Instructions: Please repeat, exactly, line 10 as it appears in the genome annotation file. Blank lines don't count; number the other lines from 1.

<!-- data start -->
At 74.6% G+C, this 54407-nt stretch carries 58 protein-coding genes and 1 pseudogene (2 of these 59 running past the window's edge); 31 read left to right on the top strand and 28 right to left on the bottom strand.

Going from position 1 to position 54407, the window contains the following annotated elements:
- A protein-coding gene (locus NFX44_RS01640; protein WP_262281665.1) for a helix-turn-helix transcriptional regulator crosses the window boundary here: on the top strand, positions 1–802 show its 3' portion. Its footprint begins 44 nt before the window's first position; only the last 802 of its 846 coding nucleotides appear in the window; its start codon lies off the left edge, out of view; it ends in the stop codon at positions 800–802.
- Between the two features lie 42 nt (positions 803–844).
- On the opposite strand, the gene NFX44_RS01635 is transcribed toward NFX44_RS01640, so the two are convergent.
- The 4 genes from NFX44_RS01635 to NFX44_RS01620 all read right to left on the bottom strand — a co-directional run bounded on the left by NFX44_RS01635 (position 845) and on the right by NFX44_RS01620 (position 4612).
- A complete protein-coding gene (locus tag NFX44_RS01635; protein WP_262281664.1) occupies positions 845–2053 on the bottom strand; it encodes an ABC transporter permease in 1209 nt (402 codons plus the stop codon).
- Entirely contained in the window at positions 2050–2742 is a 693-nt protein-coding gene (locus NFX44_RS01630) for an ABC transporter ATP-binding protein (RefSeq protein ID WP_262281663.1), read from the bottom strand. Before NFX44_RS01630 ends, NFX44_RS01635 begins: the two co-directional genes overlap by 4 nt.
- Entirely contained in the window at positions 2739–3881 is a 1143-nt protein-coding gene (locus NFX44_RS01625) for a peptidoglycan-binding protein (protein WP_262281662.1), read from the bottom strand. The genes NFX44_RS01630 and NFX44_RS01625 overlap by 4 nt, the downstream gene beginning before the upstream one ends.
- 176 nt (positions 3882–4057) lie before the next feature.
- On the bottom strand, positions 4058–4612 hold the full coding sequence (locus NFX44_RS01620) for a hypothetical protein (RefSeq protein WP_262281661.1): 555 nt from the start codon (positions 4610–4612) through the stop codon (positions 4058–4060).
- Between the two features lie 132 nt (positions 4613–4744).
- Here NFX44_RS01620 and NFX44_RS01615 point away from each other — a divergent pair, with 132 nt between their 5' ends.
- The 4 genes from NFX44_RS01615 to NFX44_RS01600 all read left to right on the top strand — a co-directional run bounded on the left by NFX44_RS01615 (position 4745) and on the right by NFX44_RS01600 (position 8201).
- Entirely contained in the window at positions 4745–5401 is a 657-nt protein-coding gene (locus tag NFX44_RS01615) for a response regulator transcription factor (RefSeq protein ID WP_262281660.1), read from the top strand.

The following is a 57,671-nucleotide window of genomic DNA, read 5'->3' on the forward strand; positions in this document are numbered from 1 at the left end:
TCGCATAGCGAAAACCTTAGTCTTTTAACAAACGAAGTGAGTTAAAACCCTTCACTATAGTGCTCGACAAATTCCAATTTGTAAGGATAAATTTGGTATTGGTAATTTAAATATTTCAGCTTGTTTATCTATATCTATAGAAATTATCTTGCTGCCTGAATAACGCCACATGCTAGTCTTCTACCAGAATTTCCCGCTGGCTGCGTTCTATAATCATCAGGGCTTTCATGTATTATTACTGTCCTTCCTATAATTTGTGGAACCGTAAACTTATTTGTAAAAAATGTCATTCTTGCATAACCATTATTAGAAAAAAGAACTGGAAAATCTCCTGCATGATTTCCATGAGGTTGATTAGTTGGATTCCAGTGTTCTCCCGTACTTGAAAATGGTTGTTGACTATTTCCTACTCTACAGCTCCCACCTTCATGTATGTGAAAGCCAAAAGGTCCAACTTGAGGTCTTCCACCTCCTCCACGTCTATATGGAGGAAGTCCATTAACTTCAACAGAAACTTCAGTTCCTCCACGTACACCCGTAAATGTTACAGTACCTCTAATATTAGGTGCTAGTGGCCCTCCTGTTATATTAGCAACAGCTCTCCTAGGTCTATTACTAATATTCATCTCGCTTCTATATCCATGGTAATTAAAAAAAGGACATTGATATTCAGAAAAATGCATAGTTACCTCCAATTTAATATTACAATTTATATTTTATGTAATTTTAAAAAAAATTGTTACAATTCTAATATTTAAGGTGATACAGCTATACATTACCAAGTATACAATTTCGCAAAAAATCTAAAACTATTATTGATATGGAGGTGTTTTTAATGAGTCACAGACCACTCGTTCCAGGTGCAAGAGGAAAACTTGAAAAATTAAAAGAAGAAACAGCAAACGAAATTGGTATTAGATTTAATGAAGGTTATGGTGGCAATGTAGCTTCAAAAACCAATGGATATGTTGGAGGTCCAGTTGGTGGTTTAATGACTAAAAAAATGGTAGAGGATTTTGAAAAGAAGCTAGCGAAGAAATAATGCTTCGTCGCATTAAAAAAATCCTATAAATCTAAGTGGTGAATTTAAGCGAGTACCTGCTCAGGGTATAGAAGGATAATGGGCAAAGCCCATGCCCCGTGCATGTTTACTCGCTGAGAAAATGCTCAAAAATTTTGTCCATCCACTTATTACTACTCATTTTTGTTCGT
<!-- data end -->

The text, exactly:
- 176 nt (positions 3882–4057) lie before the next feature.